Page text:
ROUND ROCK -- Devan Lindsey was busy now, sharing hugs with both his families -- his parents and his Tiger teammates.

The game and season were over, and the magical journey that no one wanted to end had somehow ended.

It's still impossible to believe it's over.

But there were Corsicana's Tigers, who had walked off the Dell Diamond field with more pride than pain after the most painful loss of their lives, a bitter 2-1 heartbreaker to Colleyville Heritage's nationally-ranked team in the state semifinals, and the Tigers who had come back time and time again were still looking up.

"We can't hang our heads. No one expected us to get this far," said Lindsey, a four-year starter who had just played his final game for Corsicana. "We played good baseball. We just couldn't get that momentum swinging hit we needed."

Micah Burke, who pitched well enough to win in the biggest start of his life, felt the same, just like every broken-hearted kid on this team.

"I just wasn't our day," said Burke, a four-year starter hit .529 in the playoffs and pitched a no-hitter in the Region title series to help get the Tigers to Round Rock. "It just didn't go our way."

These kids had come back so many times in so many ways on this ride of a lifetime that brought them to Round Rock and the Class 5A state tournament - a ride right into history as they joined the 1958 Tigers, the only other Tigers to get this far.

Think about it -- 61 years.

In the end it took one of the best teams in the nation and some incredibly bad luck to stop them.

Heritage is ranked No. 6 in the country by USA Today, and has three players who were drafted in MLB's draft Monday, including Bobby Witt Jr., the No. 1 ranked high school player in the nation who was the No. 2 pick in the draft. But the Panthers (38-3) did not score an earned run on the Tigers, who allowed just four singles all day -- and two of those were infield hits and a third one was nothing more than a flare that died just in time in short left field.

Heritage's pitchers gave up just two hits, and that's why the Panthers will play for the state title on Saturday. Witt Jr. scored both runs. He singled and scored with the help of an error in the first and walked and scored with the help of an error in the third to break a 1-1 tie. Of course, his father had a 16-year career in the big leagues, including pitching for the Rangers. Rusty Greer, who was a Ranger outfielder and fan favorite, also has a son on the Panthers. Mason Greer drove Witt Jr. home with the deciding run with a long sac fly in the third.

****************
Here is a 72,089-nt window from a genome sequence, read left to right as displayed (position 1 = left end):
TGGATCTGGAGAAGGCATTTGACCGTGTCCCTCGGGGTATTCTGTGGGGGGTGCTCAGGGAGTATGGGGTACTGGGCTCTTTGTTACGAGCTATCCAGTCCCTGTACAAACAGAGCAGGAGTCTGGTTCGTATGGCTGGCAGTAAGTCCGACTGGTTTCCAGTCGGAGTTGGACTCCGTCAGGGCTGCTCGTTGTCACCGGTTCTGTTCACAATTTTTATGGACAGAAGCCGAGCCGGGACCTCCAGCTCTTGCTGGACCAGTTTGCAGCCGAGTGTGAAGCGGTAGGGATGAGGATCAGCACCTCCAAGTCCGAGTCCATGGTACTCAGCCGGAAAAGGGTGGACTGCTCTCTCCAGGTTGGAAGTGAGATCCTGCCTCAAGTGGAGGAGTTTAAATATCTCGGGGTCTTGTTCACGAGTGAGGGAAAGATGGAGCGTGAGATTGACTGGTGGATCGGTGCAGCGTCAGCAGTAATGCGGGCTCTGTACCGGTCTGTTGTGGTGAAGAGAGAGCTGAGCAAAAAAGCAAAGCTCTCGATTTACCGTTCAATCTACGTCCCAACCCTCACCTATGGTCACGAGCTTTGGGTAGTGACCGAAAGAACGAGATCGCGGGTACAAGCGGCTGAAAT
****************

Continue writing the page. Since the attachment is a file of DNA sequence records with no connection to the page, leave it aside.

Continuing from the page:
The Tigers scored their run in the second when Cade Johnson ripped a hard two-out single to left to bring home Ty Nolen, who had walked and moved up to second on a pitch that bounced in at the plate. The Tigers came oh-so-close to knotting the score at 2-2 in the third after Hunter Autrey ripped a leadoff single. Lindsey followed with a fielder's choice when Greer made a nice play at third.

Lindsey stole second then raced to third on the catcher's throwing error. Nolen laced a line drive that would have brought home Lindsey and tied things up, but his liner went right to Greer at third and Lindsey was left stranded as Heritage's ace Austin Glaze (14-0) and the Panthers breathed a sigh of relief.

"We just made a few mistakes on defense," Tigers coach Heath Autrey said of the uncharacteristic errors. "We got only two hits. We had the tying run in scoring position and just didn't come through with the big hit when we needed it like we have all year.

"I'm so proud of this group of kids. This is a special group. We just didn't have the bounces go our way today. I hate losing more than I like winning. It will take me a while to get over this," he said. "No excuses. We just didn't get it done".

These Tigers not only made a memorable march through the playoffs, but they end the season with 29 victories, the most of any of Autrey's eight teams at CHS, and they brought the community of Corsicana right along with them on the ride to Round Rock, where the Tiger fans were in force, a sea of blue, loud and passionate to the end.